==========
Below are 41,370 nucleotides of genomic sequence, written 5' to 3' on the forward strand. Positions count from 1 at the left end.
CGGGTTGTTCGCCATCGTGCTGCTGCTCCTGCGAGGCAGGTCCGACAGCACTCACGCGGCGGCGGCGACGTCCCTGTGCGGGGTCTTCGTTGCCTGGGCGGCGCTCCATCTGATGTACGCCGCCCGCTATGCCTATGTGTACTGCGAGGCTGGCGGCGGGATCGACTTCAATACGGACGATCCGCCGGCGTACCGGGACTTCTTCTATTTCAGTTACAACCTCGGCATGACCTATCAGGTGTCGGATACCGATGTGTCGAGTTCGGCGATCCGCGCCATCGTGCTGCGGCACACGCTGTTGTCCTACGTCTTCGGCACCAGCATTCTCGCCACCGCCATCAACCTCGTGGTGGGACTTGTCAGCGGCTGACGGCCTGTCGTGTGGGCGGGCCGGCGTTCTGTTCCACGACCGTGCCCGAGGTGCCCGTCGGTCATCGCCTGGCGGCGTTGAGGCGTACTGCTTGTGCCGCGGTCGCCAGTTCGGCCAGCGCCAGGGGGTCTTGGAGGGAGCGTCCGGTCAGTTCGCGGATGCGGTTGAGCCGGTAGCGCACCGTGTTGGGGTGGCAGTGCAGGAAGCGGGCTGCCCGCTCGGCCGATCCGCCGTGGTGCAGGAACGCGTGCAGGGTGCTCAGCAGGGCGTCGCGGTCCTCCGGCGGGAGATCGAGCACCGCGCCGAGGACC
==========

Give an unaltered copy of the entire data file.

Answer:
Below are 41,370 nucleotides of genomic sequence, written 5' to 3' on the forward strand. Positions count from 1 at the left end.
CGGGTTGTTCGCCATCGTGCTGCTGCTCCTGCGAGGCAGGTCCGACAGCACTCACGCGGCGGCGGCGACGTCCCTGTGCGGGGTCTTCGTTGCCTGGGCGGCGCTCCATCTGATGTACGCCGCCCGCTATGCCTATGTGTACTGCGAGGCTGGCGGCGGGATCGACTTCAATACGGACGATCCGCCGGCGTACCGGGACTTCTTCTATTTCAGTTACAACCTCGGCATGACCTATCAGGTGTCGGATACCGATGTGTCGAGTTCGGCGATCCGCGCCATCGTGCTGCGGCACACGCTGTTGTCCTACGTCTTCGGCACCAGCATTCTCGCCACCGCCATCAACCTCGTGGTGGGACTTGTCAGCGGCTGACGGCCTGTCGTGTGGGCGGGCCGGCGTTCTGTTCCACGACCGTGCCCGAGGTGCCCGTCGGTCATCGCCTGGCGGCGTTGAGGCGTACTGCTTGTGCCGCGGTCGCCAGTTCGGCCAGCGCCAGGGGGTCTTGGAGGGAGCGTCCGGTCAGTTCGCGGATGCGGTTGAGCCGGTAGCGCACCGTGTTGGGGTGGCAGTGCAGGAAGCGGGCTGCCCGCTCGGCCGATCCGCCGTGGTGCAGGAACGCGTGCAGGGTGCTCAGCAGGGCGTCGCGGTCCTCCGGCGGGAGATCGAGCACCGCGCCGAGGACC